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I use Firefox and the Video DownloadHelper plugin to download videos from YouTube, etc.

How do these plugins and sites automatically obtain download links for these videos?

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3 Answers 3

There are at least two ways to accomplish this:

  1. The software intercepts the download streams and saves any videos it detects (this is the most likely scenario)

  2. The software simply copies it out of the web brower's cache (although not impossible, this is far less likely for two reasons: 1., requires specific knowledge of all supported web browsers and possibly also certain video players; and 2., not all videos are stored on disk in their entirety as this depends on the video player)

    Edit: Added third and fourth possibilities...

  3. The software requests the video by crafting the same download request as the viewer plug-in would, and then saves the data as it is received (this is different from the first possibility I listed above, and it may require some reverse-engineering of the movie players written in Flash or some packet sniffing to determine how the URI was actually constructed)

  4. The software replaces the default handler for video players (or it may replace the Flash Player handler and act as an interim handler on web sites it recognizes such as YouTube.com, Video.Google.com, etc., but for web sites and Flash Animation content it doesn't specifically recognize it just passes the work off to the previous Flash Player plug-in to create a more "transparent" effect for the user)

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Yes, I know this, but I wanted some more detailed information about the first way. i.e How exactly does the software identify a video stream, how does it intercept the stream etc. –  Ankit Soni Aug 8 '11 at 7:21
    
I'm not sure how you would intercept a video stream like that without using a proxy, which I don't think those downloaders do. Another way to do it would be to use information from the page to locate the actual video files and download them directly. See raw.github.com/rg3/youtube-dl/2011.08.04/youtube-dl for more. –  user55325 Aug 8 '11 at 7:44
    
@user55325: The same way packet sniffing software would do it. –  Randolf Richardson Aug 8 '11 at 7:50
    
Doesn't that usually need to hook directly into your network drivers? Certainly it's not how youtube-dl does it; it seems like that would be overkill somehow. –  user55325 Aug 8 '11 at 8:12
    
@user55325: Well, I described "at least two ways" -- I'm not particularly sure how "youtube-dl" (which I assume is the name of one of these "video grabbing" applications) gets the video, but at least you now know of two possible methods. Hooking into the network drivers probably isn't needed, as Windows likely provides a higher-level API that is more generic and doesn't require NIC-specific hooks. –  Randolf Richardson Aug 9 '11 at 2:17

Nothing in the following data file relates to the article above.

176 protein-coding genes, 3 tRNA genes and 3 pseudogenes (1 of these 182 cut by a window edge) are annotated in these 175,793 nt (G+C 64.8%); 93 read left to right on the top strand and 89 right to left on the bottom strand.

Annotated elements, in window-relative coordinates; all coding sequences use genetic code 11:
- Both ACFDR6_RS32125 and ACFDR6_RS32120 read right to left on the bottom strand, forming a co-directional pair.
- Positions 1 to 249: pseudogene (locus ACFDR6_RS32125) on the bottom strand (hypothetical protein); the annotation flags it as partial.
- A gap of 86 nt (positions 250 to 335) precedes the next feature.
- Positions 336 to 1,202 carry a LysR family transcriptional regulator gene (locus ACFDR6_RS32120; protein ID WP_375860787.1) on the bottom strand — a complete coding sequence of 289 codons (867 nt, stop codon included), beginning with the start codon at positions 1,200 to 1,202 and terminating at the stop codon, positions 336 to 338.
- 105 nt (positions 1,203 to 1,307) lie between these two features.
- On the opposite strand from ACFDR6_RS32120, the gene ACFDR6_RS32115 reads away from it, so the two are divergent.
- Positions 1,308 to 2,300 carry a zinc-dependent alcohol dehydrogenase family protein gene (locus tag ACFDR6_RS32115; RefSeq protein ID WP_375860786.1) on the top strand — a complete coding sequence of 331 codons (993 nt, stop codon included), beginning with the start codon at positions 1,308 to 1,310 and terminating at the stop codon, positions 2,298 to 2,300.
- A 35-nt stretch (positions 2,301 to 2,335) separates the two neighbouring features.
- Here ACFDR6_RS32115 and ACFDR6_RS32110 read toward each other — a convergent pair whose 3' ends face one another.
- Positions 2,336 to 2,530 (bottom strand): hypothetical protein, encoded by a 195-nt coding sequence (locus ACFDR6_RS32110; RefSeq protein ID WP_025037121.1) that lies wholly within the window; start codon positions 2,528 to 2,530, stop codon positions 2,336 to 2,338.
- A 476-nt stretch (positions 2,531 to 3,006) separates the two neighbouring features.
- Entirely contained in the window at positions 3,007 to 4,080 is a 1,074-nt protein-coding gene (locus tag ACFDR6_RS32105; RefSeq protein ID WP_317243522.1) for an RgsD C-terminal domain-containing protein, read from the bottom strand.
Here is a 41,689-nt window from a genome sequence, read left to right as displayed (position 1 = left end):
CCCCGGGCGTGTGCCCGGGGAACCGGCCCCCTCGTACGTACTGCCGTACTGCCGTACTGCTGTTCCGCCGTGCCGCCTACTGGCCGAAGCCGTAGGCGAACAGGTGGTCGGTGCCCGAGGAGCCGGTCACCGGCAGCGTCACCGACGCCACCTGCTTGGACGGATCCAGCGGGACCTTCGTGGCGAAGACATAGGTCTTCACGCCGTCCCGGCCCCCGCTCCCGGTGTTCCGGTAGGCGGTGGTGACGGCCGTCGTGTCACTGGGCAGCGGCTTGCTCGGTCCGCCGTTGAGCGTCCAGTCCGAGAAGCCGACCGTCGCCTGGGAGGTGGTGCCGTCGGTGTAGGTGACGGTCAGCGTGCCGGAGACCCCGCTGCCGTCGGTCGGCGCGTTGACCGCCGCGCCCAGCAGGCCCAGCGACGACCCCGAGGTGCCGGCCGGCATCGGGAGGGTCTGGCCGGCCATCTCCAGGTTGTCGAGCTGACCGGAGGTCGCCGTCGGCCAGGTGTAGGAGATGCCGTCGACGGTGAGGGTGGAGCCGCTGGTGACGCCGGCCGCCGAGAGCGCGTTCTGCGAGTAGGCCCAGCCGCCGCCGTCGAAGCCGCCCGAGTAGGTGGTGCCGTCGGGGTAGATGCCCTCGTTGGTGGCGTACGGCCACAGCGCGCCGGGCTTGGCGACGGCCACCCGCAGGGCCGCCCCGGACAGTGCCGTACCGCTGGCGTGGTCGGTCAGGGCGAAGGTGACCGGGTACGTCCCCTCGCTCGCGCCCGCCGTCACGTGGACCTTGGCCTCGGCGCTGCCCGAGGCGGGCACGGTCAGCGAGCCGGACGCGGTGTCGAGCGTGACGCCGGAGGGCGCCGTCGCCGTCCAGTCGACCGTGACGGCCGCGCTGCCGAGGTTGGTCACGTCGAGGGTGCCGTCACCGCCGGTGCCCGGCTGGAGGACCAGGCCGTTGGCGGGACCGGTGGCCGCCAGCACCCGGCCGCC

YouTube has a unique URL for each video. Some sites offer an online script that converts YouTube videos into MP4 or similar video file extension. That script usually downloads the video to their FFMPEG server and then converts it into MP4 or any other supported format and lets you download that streaming video.

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regarding conversion, are you referring to the free ffmpeg software when you say ffmpeg server? I don't know of it having a server option –  barlop Aug 8 '11 at 13:28
    
The video is normally stored as a .FLV formatted file which can be natively played by the excellent free and open source VLC Player: videolan.org –  Randolf Richardson Aug 9 '11 at 2:13
    
@barlop, server uses script for the conversion. There are plenty of free and paid scripts that do this type of conversion. Most of these scripts started as an alternative clone script for youtube. –  Ryu Sep 5 '11 at 21:36
    
@Ryu I've never tried it just reading a bit now but I guess you mean things that started off as a clone of the youtube website , / video sharing website scripts, video hosting and sharing solutions, server-side flv converter, like this package youtube-clone.com Interesting. I see ffmpeg includes streaming so may be able to, there is such a thing as an ffmpeg server, as you say, so kind of see what you're getting at. I hadn't encountered it before. –  barlop Sep 5 '11 at 21:49
    
WinCAP driver is used on windows servers and desktop for the stream capturing. You can google "URL snooper" for how streams can be captured with this driver on windows desktop. Similarly there are FFMPEG servers which are prepared to handle media content like flv files, java and media files. –  Ryu Sep 5 '11 at 21:53

There is a tool called youtube-dl that does this by extracting all the necessary information about the video file and its location, and then downloading it (either via RTMPDump or directly) according to the user's specification (many YouTube videos are available in multiple formats).

Python source is available and should run on Linux, Windows, and Mac OS X (provided the Python interpreter is installed).

I would think this is how most of the downloaders work.

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